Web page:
Tag Archives | James Stamp

Analyst calls for UK politicians to declare airport support

As the Airport Commission approaches its conclusions and a general election looms, the City of London wants political party leaders to declare their hand now on airports policy in the new government. James Stamp, KPMG’s head of transport puts it particularly clearly: “We welcome the progress being made by the Airports Commission. However, we believe […]

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How to be safer than very safe

Today’s generation of modern jet airliners has achieved a historic safety performance high of less than one fatal accident in ten million flights, according to Harry Nelson, adviser to Airbus’ head of product safety. The challenge now, said Nelson, is to determine what can be done to improve even further. This ratio – one in 10-7 - […]

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Pilot inflight collapse: Germany investigates cabin air poisons

Following the copilot’s collapse with nausea from oil fumes in the cockpit air on an Air Berlin flight from Milan Malpensa to Dusseldorf in November, German accident investigator BFU has taken the unprecedented step of sending a blood sample from the copilot for analysis to a specialist scientific organisation. From previous experience the BFU knew […]

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EFBs: where do you stop?

At the National Business Aircraft Association conference and exhibition in Las Vegas earlier this month one of the phenomena was that everyone who is anyone was offering an iPad app to enable easy access the service they provided. The premise, presumably, is that most pilots have an iPad, and anyone who doesn’t soon will. Are […]

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‘A profession in decline’

William Langewiesche’s book “Fly By Wire” is about the ‘miracle on the Hudson’ – the successful ditching in the river of a US Airways Airbus A320 commanded by Capt Chesley Sullenberger with Jeffrey Skiles as his copilot. For me the book’s fascination was the author’s view on what being a modern airline pilot is all about. Langiewische is an experienced […]

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Airline pilots ‘have not been trained for modern aircraft’

A draft FAA study into the relationship of pilots with today’s airliner flightdecks – specifically the automated systems in the cockpits - provides the hard data to prove that pilots are not properly trained for modern cockpits. The result has been serious accidents that did not need to happen. I have been arguing for ages that airline pilot recurrent training […]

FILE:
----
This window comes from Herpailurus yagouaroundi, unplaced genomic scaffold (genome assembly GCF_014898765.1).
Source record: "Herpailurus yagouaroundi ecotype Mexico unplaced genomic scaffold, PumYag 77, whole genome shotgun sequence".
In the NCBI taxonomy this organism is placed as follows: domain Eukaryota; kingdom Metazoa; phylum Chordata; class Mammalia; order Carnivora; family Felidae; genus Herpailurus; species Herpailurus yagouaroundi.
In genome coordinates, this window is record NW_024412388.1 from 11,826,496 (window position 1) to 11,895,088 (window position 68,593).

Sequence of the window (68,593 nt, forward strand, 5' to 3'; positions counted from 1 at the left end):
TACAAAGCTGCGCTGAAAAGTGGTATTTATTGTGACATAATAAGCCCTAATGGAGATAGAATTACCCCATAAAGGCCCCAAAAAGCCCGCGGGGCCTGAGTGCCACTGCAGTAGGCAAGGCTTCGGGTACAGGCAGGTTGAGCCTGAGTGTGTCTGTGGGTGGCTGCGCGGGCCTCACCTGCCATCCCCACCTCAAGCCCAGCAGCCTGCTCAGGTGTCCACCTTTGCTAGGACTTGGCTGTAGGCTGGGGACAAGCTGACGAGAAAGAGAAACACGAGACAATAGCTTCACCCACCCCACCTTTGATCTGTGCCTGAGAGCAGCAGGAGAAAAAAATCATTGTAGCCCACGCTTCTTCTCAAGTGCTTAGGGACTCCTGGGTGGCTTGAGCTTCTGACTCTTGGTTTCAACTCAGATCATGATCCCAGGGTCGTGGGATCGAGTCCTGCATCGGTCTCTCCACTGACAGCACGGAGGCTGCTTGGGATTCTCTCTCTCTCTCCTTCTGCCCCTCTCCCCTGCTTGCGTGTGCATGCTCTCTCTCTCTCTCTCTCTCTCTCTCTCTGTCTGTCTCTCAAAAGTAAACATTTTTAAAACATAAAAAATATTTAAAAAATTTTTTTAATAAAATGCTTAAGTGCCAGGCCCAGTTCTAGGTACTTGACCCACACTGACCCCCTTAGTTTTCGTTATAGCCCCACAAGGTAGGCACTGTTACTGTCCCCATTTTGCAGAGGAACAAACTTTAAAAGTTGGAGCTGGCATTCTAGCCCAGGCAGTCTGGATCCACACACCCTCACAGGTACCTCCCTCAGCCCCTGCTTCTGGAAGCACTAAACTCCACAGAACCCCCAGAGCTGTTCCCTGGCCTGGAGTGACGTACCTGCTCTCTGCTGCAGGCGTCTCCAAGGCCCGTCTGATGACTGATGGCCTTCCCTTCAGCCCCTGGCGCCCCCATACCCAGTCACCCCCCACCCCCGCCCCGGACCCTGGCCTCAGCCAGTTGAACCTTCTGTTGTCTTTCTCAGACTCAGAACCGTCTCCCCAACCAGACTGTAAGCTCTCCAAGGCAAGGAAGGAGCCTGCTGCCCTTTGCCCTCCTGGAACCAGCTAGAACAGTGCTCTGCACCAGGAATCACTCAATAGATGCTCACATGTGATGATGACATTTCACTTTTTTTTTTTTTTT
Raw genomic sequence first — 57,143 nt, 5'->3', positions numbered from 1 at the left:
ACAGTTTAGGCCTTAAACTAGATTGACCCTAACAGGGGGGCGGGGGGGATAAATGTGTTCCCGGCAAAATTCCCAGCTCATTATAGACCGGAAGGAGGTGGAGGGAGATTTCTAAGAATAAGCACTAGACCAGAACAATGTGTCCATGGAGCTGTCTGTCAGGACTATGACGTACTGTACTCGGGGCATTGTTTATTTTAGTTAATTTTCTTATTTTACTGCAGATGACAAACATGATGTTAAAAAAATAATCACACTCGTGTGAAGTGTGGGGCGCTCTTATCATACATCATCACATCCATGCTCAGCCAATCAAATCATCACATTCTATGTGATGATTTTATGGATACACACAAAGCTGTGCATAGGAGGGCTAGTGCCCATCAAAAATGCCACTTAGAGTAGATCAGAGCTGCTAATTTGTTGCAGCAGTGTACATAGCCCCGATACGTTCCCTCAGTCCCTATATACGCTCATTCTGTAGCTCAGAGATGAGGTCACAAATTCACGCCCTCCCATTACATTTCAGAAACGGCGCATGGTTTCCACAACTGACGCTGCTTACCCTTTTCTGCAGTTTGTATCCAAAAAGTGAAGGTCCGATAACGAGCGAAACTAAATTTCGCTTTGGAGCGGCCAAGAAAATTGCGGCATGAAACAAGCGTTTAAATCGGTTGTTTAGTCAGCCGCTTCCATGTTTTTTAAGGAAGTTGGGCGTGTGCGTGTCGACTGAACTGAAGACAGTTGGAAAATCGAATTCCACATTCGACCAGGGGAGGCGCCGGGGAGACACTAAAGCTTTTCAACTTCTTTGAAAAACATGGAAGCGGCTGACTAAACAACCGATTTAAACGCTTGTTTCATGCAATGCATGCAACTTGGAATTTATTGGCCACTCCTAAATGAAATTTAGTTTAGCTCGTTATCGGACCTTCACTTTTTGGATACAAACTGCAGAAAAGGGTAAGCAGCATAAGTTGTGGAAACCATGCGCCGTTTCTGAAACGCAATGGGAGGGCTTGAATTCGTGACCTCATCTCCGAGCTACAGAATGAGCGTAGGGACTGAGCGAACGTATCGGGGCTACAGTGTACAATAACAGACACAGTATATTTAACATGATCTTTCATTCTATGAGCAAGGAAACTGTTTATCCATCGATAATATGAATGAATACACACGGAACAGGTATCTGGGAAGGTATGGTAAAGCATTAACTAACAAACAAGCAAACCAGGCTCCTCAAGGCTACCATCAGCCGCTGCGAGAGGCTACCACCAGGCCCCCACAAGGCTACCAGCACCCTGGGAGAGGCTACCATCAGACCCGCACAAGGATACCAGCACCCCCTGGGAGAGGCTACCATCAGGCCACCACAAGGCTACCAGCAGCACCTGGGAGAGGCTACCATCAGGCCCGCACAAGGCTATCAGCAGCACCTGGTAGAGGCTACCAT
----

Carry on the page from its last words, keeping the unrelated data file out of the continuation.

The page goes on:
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Volcanic ash: who says flying’s not safe?

The problems with decisionmaking about whether to fly – or not – in the volcanic-ash-affected skies over Europe is that so little is known about these circumstances. The situation is unique in that this ash cloud is affecting a large area of intense aviation activity.   The Met Office weather research Dornier 228 at work Vocanoes somewhere on the planet […]

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The unvarnished truth about all airline accidents

The following statements apply to all accidents involving all airlines flying all types of aircraft, whether people in them were hurt or not: 1. If the accident involves a big Western-built jet airliner with lots of people on it, it will either be an Airbus or a Boeing, because they are the only Western aircraft manufacturers left on the […]

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The A380 shows off Airbus’ clever new kit

This group has just disembarked after a 27 May A380 flight from Airbus’ Toulouse base. The flight was mounted to demonstrate two really clever and seriously useful avionic advances that Airbus is just about to see certificated. One will make airborne collision a little less likely, the other will prevent runway overruns. Overruns are the most common type of aircraft accident, and one of the most […]

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NASA boldly going where man has been before?

Is NASA barking up the wrong tree with its “large transport aircraft upset recovery research programme?” While I’m sure that the human factors, physiological and psychological results of testing pilots in centrifuges will be scientifically interesting, I’m not so sure they will be useful. NASA is not the first organisation to do research on why […]

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